Guest Blog: Security
Imagine this: someoneâ€™s pulling your fingernails out one by one in an effort to make you reveal your password. At this stage in the proceedings youâ€™d love to spill the beans, to be frank, but you canâ€™t.Â Because the information is stored in an inaccessible area of your brain, youâ€™re completely unable to express it, verbally or in writing.
Now thatâ€™s what I call secure.
Science fiction? Funnily enough itâ€™ll soon be fact, if a team of massive-brained researchers at Stanford University in California have anything to do with it.
Hristo Bojinov and colleagues have taught volunteers passwords that they can use but canâ€™t remember, using a spooky combination of cryptography and neuroscience. Itâ€™s all about implicit learning and it could eventually change the face of electronic security forever.
The magic of implicit learning
Implicit learning, in a nutshell, means unconsciously learning a pattern. Initial results suggest the phenomenon could form the basis of a super-safe security system. Apparently users can â€˜learnâ€™ a unique sequence of letters and/or numbers in just one session, but canâ€™t for the life of them recite it back or write it down.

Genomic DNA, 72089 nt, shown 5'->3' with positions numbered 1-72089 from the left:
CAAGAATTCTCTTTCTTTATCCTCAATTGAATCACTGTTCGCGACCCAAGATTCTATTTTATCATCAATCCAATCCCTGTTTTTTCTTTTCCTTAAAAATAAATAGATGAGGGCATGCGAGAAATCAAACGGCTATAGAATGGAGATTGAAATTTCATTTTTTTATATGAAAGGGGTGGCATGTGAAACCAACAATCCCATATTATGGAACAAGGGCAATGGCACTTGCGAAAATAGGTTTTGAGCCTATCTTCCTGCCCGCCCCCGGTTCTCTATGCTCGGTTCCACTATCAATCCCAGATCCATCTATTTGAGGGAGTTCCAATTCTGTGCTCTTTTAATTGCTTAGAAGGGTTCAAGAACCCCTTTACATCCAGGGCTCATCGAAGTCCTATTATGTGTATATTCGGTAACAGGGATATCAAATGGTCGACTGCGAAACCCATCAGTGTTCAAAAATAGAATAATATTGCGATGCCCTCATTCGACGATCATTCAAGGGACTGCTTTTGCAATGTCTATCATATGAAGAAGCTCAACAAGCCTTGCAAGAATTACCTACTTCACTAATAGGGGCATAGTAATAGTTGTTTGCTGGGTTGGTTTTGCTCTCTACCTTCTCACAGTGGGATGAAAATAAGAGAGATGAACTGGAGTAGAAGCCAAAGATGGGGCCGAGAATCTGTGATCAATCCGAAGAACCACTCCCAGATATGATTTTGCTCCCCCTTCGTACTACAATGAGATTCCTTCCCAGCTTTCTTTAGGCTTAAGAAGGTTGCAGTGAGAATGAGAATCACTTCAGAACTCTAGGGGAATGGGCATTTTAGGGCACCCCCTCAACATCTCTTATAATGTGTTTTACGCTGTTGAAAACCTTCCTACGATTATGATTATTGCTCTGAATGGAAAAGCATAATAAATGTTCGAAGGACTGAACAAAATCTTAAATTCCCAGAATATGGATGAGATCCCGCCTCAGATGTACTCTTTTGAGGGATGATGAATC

The phenomenon occurs all the time in everyday life. Say you hear a new word. You find yourself using it correctly straight away, without having to consciously puzzle over the rules behind the grammar youâ€™re using. Bingo – youâ€™ve learned all the complexities behind the wordâ€™s use, context and meaning implicitly.
Just how safe is an implicitly-learned password?
You could try to identify someoneâ€™s password by forcing them to play the same kind of game used to teach them the password in the first place. But because the password sequences are made up of thirty key presses in six varying positions, itâ€™d be a mighty slow process. The researchers reckon testing 100 users non-stop for a year would deliver less than a 1 in 60,000 chance of hitting the jackpot, which is reassuringly unlikely.
When and where might we see implicit learning used for electronic security?
Itâ€™s a way off yet. At the moment the system isnâ€™t user-friendly enough. And thereâ€™s a snag: security could still be compromised if a hacker got into a user authentication area. The researchers predict itâ€™ll probably be best used in high-risk scenarios, for example access systems for military facilities.
As for the longer term, who knows? One day you might just find yourself the proud owner of a password so secure you donâ€™t even know it yourself. In the meantime, Bojinov will present his teamâ€™s findings at the USENIX Security Symposium in Washington DC on August 8th.